Mountainfilm: 2017 Commitment Grant Winners

Telluride’s Mountainfilm gives a total of $32,500 to 12 projects, the most prize money ever. Go here for important Updates from the desk of executive director Sage Martin.

A still image from Red Heaven, a film that follows a six-person team simulating a mission to Mars. (Courtesy of Katherine Gorring)

Mexican villagers who find themselves at the center of a deadly environmental battle. A bold simulation of life on Mars. A gut-wrenching look into the motivations of refugees desperate enough to board flimsy rubber boats, bound for unknown fates. And a seaside town in the U.K. where millions of Lego pieces, spilled by a container ship, have begun washing ashore.

These are some of the compelling, fascinating and deeply important stories being told by Mountainfilms 2017 Commitment Grant winners. The organization is thrilled to announce this year’s recipients, 12 projects that tackle topics from space to climate change and poaching in Africa.

“The pool of applicants was better than ever in 2017 — professional, top-notch, filled with stories that need to be told — which meant the judges had an extra tough job,” program director Katie Klingsporn said. “While it was extremely difficult, the judges ultimately selected a batch of exemplary projects that are full of potential. We’re so excited to support them.”

As part of the nonprofit’s commitment to help creatives tell stories that matter, Mountainfilm awards Commitment Grants each fall to filmmakers, photographers, artists and adventurers whose projects are intended to inspire audiences to create a better world. This year, Mountainfilm added $7,500 to the prize money for a total of $32,500. The boost allowed judges to give larger grants to more projects than ever. (Mountainfilm is also awarding Apple laptop computers to five of the winners.)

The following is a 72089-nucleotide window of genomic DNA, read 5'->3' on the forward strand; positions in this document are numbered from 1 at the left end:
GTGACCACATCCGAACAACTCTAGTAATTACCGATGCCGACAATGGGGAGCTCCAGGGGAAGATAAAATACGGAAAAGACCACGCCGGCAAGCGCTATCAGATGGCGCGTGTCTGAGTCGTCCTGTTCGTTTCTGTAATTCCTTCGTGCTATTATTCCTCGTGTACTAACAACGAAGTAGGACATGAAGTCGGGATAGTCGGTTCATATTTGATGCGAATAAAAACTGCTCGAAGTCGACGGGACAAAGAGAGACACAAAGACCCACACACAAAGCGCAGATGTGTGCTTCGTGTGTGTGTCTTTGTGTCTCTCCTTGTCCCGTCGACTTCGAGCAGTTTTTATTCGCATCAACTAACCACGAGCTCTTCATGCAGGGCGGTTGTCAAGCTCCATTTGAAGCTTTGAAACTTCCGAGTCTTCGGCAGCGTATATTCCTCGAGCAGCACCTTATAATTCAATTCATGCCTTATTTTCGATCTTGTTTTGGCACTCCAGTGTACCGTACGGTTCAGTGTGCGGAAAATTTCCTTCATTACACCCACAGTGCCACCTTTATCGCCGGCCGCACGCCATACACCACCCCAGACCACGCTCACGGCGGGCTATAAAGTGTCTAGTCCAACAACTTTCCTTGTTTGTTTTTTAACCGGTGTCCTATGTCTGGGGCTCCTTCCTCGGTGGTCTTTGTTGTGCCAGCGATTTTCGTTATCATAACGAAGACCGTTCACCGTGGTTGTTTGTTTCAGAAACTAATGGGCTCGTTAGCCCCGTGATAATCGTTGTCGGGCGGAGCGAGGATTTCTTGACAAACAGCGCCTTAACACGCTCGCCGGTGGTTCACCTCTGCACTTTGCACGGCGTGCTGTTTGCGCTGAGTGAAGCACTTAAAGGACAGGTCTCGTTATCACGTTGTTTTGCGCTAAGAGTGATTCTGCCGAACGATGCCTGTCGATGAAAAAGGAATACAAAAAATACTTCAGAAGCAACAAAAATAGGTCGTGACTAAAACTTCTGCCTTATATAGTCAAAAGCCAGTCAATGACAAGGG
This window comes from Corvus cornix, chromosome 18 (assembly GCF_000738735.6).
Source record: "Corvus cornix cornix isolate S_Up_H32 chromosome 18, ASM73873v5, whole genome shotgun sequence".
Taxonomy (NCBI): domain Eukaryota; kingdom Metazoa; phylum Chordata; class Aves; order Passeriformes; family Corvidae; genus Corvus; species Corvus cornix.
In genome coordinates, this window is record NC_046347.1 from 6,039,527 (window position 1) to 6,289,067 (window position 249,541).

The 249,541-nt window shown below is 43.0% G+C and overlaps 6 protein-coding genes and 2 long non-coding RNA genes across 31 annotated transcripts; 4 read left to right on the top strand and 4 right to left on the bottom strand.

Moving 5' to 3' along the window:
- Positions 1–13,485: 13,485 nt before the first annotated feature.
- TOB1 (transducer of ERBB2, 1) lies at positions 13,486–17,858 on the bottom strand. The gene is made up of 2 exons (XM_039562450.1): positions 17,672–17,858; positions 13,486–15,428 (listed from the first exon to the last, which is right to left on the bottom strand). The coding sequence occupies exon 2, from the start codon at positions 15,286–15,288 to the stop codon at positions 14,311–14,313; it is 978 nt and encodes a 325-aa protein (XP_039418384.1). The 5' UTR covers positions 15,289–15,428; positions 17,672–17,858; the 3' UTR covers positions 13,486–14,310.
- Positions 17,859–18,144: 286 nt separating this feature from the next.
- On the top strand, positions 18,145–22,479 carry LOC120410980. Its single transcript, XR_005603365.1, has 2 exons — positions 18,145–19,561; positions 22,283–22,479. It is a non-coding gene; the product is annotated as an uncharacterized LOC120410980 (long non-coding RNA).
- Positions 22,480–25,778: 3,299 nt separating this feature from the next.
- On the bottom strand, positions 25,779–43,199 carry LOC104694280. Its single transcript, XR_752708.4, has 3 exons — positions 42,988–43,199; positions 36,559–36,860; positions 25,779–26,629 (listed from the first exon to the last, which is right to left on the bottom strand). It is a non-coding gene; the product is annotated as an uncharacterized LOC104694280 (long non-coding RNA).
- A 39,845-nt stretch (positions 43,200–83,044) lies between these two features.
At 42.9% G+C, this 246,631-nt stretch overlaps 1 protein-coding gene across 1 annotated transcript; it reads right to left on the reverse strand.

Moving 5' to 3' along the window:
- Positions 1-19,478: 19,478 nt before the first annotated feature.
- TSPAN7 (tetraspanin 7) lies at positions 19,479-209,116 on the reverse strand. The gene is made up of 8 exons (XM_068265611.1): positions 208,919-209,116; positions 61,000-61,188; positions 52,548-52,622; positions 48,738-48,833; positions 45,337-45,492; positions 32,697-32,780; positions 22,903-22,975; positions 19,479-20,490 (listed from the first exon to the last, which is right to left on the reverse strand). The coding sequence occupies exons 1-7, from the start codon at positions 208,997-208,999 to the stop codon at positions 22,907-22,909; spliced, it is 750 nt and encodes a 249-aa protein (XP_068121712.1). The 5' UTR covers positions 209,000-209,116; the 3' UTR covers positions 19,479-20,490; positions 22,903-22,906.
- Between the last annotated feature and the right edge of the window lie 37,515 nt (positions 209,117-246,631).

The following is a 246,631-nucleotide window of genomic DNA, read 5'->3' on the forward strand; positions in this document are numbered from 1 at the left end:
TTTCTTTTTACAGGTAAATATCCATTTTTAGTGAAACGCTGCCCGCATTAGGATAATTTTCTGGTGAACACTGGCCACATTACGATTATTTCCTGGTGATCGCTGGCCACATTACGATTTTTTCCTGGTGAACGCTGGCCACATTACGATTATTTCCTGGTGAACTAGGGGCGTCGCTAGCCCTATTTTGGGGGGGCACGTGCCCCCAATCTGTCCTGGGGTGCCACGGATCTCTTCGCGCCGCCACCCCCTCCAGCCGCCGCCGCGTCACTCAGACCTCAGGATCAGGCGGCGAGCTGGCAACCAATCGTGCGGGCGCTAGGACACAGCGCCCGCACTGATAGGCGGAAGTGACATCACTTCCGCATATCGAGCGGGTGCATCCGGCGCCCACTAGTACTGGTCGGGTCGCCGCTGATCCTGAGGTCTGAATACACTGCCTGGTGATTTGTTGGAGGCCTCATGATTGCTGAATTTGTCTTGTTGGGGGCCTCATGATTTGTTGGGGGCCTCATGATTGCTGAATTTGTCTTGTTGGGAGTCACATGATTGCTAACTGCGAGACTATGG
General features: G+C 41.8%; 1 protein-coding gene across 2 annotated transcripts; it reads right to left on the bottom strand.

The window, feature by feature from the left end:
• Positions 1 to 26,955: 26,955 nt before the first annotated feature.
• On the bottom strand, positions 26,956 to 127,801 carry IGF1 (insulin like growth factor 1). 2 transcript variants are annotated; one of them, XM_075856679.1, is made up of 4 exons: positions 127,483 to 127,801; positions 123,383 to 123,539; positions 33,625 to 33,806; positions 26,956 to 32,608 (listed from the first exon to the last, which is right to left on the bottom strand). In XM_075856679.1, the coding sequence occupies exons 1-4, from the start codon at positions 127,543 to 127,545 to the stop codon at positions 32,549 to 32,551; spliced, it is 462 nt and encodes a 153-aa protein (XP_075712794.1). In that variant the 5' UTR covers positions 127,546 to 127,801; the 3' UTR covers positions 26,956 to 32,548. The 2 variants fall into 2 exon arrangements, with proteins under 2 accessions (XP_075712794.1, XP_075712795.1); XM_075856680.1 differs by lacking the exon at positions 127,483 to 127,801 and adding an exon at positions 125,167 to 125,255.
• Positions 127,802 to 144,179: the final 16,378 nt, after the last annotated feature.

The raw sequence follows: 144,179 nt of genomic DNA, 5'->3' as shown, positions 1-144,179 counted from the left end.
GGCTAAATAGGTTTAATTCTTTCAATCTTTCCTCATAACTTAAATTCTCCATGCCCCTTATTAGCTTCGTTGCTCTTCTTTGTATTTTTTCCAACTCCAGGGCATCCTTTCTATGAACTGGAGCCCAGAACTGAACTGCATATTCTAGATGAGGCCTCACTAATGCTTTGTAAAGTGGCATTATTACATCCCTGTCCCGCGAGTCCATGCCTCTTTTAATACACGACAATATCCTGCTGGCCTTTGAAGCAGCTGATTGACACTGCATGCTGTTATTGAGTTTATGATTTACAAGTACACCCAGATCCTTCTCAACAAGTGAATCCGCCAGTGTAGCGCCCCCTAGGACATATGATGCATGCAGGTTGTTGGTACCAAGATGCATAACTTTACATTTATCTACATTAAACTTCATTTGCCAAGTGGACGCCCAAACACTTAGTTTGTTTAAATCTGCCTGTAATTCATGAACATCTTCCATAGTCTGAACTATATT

“Filmmaker support is an organizational priority for Mountainfilm, and with the number of high-quality submissions this year the staff and board came together to increase funding as a way to advance these remarkable projects,” said Mountainfilm executive director Sage Martin.

The Commitment Grant initiative, which launched in 2010, has supported projects ranging from art installations to feature documentaries and photographic explorations. Many recipients have debuted their projects at Mountainfilm, and grantees make up some of the festival’s most memorable screenings. Past winners include “The Last Honey Hunter,” “Uranium Drive-In,” “Frame by Frame,” “Mending the Line,” “Albatross” and “The Crash Reel.”

Mountainfilm’s 2017 Commitment Grant winners include:

• Merete Mueller, “The Blue Room,” ($5,000 and an Apple laptop computer)

“The Blue Room “ is a short documentary that explores the impact of nature on those who are most removed from it: incarcerated individuals in our nation’s prisons. Originally introduced as a tool to reduce violence within prisons’ most high-stress units, the results of nature exposure are causing inmates, prison administration and researchers to rethink the role of wilderness in human psychological health.

Skye Fitzgerald, “Search and Rescue,” ($5,000 and an Apple laptop computer)
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Skye Fitzgerald, the filmmaker behind “50 Feet From Syria” (Mountainfilm 2016), continues his unflinching look into the refugee crisis with this short project, which explores the motivations of people fleeing Libya on insecure rubber boats in search of better fates.

• Mo Scarpelli, “Anbessa,” ($2,500 and an Apple laptop computer).

This part-verité, part fairytale by former Commitment Grant winner and “Frame by Frame” director Mo Scarpelli follows a young Ethiopian boy named Asalif as he confronts uncertainty and the arrival of modernity to his country.